Oct 5, 2012

Things Were Rotten: Dick Gautier in the 1960s

Dick Gautier, a fixture of 1970s comedy, found himself in the spotlight recently, when the Game Show Network aired a 1972 episode of The Match Game.  Guest Gautier had to fill in the blank n the question "Doris just got married and found out her husband was a __."  He said "fag."

Back in 1972, it wasn't homophobia that caused a ruckus; it was revealing the existence of gay people.

But there's no evidence that Gautier was more homophobic than other heterosexuals in the 1970s; it was only three years after Stonewall, one year after the first gay character on tv, and "things were rotten."

Besides, he had a lot to offer to gay kids in the 1960s and 1970s.





1. He was handsome, with dreamy hair and a dazzling smile.  Not to mention hunky (seen here in the musical South Pacific).
















2. He had a number of roles in television or movies that minimized heterosexual interest and emphasized buddy-bonding, such as the robot secret agent Hymie on Get Smart (1966-68).













Or as Hal Walters, best friend/confidant/object of rescue of reluctant superhero Stanley Beamish (Steven Strumphill) on Mr. Terrific, which lasted for only 17 episodes in the spring of 1967.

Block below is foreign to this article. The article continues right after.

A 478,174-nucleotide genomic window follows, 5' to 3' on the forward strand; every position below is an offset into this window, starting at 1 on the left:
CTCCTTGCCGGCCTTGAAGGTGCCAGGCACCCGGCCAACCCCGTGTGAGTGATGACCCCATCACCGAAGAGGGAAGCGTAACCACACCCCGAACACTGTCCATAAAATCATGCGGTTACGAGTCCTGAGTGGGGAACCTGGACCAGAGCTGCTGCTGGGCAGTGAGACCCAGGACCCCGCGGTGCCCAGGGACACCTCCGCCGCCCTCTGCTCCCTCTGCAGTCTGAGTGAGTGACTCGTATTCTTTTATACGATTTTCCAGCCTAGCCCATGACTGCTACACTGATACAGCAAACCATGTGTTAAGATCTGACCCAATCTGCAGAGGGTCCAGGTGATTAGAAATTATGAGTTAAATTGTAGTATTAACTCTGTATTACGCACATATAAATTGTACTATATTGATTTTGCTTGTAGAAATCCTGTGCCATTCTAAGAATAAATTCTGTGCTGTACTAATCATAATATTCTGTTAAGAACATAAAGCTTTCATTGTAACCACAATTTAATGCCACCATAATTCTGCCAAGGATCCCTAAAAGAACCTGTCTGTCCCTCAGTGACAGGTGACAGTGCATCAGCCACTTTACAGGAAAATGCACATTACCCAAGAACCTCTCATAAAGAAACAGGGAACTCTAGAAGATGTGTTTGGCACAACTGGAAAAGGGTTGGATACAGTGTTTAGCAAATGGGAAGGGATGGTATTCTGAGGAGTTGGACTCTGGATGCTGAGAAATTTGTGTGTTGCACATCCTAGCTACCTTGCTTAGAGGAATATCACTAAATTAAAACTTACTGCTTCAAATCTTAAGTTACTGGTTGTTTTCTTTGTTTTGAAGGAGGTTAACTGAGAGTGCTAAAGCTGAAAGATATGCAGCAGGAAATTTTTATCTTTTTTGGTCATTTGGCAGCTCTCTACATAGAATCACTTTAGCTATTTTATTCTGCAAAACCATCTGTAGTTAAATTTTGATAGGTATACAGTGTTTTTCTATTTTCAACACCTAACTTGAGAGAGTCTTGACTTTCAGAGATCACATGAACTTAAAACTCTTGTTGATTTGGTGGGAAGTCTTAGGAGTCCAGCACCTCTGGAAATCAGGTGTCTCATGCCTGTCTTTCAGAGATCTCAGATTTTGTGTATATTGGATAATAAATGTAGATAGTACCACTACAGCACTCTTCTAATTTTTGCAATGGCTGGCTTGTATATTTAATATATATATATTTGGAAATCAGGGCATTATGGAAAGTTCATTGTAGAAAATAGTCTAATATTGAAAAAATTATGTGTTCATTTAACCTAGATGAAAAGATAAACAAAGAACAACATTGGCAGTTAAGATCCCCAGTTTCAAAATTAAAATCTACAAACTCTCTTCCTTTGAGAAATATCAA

3. He starred in the Mel Brooks series When Things Were Rotten, which lasted for only 13 episodes in the fall of 1975.  A parodic treatment of the legend, it offered a Robin Hood who would prefer hanging out in Sherwood Forest with his merry men to wooing Maid Marian.

Dick Gautier had over 500 guest shots in sitcoms, dramas,  and game shows,  voiced dozens of cartoons, composed popular songs, acted on Broadway, drew caricatures and wrote a dozen books, including a murder mystery, No Laughing Matter.  He can probably be forgiven for having the same prejudices of many people in his generation.


4 comments:

  1. I always thought Hymie the Robot was gay.

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  2. Has he said anything about gay people lately?

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  3. To be fair, a lot of gay people were still using the word "fag" to describe themselves and/or each other back in the day. I'm not making excuses or defending the use of the word, but just pointing out that it wasn't thought of in the same way that it is today.

    When I was growing up in the 1970s and early 1980s, many Asian people still referred to themselves as "Oriental"; many little people still referred to themselves as "midgets"; Non-verbal deaf people were referred to as "dumb", etc.

    Don't get me wrong, I'm not nostalgic to bring back the "f-word", but I'm just pointing out that acceptable social perceptions of words change over time, so how a word is perceived 40 years later isn't necessarily how the people using it intended at the time.

    ReplyDelete

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